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Apple wins patents on digital whiteboard, AR technologies

updated 10:13 am EDT, Tue March 19, 2013

Whiteboard patent refers to Surface-like tables

Apple has won two new patents from the US Patent and Trademark Office, including one for what appears to be a form of digital whiteboard technology. Titled Collaboration system, the patent describes a mix of "large digital surfaces" and styluses, used to collaborate on projects. The styluses capture movements visually or through motion sensing, in some cases allowing people to write on paper, but have the data show up on a digital surface. A device like an iPhone could be used to bridge a pen to a server; in any case, the server would facilitate sharing collaborators' content, whether to a whiteboard or some other form of interactive display.

For styluses that can actually be used directly on a digital surface, the patent talks about dealing with occlusions in the form of a person's hand or shadows cast by the hand. Onscreen radial menus would therefore change based a person's handedness, orientation, and position on the surface. The menus could be activated via a stylus gesture or button.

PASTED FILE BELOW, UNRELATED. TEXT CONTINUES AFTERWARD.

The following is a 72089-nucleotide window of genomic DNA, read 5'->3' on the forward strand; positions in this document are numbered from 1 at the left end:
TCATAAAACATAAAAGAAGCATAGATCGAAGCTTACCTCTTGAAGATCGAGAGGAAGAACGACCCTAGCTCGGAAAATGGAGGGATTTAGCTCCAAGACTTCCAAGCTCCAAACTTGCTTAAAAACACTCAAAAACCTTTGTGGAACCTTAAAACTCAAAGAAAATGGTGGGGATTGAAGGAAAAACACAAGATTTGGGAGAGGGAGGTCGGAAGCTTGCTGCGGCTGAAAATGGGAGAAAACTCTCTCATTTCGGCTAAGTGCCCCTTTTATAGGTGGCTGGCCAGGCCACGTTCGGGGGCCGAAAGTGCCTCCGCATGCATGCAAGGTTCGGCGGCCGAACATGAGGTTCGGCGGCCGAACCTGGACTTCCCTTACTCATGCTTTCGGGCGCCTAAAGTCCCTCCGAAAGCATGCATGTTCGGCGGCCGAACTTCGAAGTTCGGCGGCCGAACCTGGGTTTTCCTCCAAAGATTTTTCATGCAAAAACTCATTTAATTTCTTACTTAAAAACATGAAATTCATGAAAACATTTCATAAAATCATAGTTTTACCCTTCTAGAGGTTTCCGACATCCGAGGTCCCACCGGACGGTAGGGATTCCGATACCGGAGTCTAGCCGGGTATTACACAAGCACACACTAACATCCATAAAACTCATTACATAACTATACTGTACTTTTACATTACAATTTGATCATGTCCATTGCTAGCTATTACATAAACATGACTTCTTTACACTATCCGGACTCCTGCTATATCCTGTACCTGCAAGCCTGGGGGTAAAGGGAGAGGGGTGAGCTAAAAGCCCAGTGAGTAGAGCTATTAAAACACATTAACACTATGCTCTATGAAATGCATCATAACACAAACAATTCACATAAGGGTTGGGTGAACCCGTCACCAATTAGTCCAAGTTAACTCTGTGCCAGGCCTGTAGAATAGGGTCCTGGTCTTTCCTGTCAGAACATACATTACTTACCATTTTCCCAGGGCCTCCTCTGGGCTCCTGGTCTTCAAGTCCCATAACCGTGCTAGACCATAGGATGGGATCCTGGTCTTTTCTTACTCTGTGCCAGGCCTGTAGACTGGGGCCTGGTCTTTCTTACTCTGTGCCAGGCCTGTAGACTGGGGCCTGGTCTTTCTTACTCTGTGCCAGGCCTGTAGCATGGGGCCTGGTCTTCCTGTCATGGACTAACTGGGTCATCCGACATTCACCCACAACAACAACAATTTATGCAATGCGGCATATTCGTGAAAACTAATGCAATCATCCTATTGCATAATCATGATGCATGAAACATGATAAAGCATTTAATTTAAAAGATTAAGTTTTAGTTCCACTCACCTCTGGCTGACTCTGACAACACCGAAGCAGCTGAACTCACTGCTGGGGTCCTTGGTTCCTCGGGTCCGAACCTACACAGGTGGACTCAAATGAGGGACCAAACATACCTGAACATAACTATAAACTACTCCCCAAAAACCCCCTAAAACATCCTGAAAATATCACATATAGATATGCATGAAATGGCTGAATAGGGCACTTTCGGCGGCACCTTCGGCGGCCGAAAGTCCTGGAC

The other patent covers a form augmented reality adapted to iOS devices, exploiting their cameras, Internet connections, and multi-touch screens. In a given example, holding a device over a circuitboard could be used to identify components like a processor and capacitors, and display a barcode. Overlays could take the form of text, images, or URLs; to perform recognition, a device could handle the information itself or fetch data online.

A unique element is that if recognition fails, Apple's system allows people to create their own annotations. People can also feed live view content over to another device, or turn on a splitscreen view, in which the live and CG content is split into separate windows. Apple uses the example of looking at a view of downtown San Francisco; the CG window could be a real-time 3D composite of the view, used to create directions and markers that could be sent to another person. The recipient might be able to pair the composite with their own camera view, and tap on the markers to launch communications apps. Alternately the whole of one person's splitscreen data could be fed to a second device, and vice versa, helping two people to find each other.




by MacNN Staff

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